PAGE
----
In addition to the reforms mentioned to boost potential growth, countries in the region can take other steps too, including better integrating with each other. More open economies tend to grow faster. The investment climate is also an issue in some countries—simplifying regulations and better protecting investments would help. In some countries, restructuring loss-making state-owned enterprises and enhancing governance and transparency are critical. Reforms could make labor markets work better in many countries so that wages adjust and help avoid high unemployment.
Politicians in Washington have just agreed to increase the debt ceiling. Meanwhile the policy of the U.S. Fed remains unclear going forward. Do you think that the possible U.S. Fed decision to scale back the stimulus program can harm recovery in Europe?
The U.S. Congress has taken an important and necessary step by ending the partial shutdown of the federal government and lifting the debt ceiling, which enables the government to continue its operations without disruption for the next few months.
As far as the U.S. policy is concerned, events in the United States will inevitably have wider repercussions, including for emerging Europe. Talk of scaling back the Fed’s bond-buying program has already had an impact. Emerging Europe has generally coped well, but countries that previously had large capital inflows and have weak fundamentals—such as large current account deficits—have come under considerable pressure and must prepare to minimize risks.
In recent years many European countries applied for financial assistance from the EU and the IMF. Were the remedies that were recommended proper or too harsh? What mistakes would you avoid if you had the second chance?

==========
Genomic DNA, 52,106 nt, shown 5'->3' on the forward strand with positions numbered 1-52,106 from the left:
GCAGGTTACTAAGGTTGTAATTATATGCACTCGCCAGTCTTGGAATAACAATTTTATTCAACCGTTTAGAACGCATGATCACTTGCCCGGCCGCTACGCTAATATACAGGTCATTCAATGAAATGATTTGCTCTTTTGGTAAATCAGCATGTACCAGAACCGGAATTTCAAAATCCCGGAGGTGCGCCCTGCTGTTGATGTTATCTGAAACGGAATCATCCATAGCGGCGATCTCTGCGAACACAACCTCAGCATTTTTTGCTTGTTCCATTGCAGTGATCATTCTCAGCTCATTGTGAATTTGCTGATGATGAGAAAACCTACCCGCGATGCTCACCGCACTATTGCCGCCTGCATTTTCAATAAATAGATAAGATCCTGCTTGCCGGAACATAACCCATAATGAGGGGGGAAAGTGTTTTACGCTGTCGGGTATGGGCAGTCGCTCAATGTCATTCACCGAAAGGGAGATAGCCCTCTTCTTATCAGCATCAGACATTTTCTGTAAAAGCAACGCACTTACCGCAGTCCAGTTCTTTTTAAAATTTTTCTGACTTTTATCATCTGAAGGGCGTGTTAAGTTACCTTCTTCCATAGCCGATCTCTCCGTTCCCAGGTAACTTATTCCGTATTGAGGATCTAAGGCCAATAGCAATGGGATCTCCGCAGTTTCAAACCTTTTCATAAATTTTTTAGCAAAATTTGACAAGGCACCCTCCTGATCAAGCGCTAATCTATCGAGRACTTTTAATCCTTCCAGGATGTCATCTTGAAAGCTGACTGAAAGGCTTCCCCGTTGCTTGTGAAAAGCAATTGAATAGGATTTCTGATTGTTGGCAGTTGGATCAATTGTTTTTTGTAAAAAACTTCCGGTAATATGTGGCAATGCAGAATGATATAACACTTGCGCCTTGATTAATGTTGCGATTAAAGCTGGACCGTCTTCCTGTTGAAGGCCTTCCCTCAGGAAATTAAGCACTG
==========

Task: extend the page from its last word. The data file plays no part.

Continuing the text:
Since 2008 the IMF has had lending arrangements with 16 European countries, both in Central, Eastern, and Southeastern Europe, and in the euro zone, totaling over €130 billion. There are remarkable differences across all these countries and our country programs have reflected these differences.
For example, the pace of fiscal consolidation has varied markedly across programs, from more rapid tightening where initial imbalances were large and market pressures intense, to a more gradual pace where it could be afforded. And in our regular reviews of programs, we have made adjustments—including by relaxing fiscal targets—where conditions allowed. Finally, and most importantly, in our lending programs, we have always striven to protect the most vulnerable by encouraging spending on social safety net programs and improved targeting.
Of course, we do not claim that program design or implementation have always been perfect. But nor are programs static: as we learn lessons, we try to incorporate them. Over time, for example, we have increased the focus in the euro zone programs on structural measures to strengthen competitiveness, since reigniting growth and reducing unemployment are essential.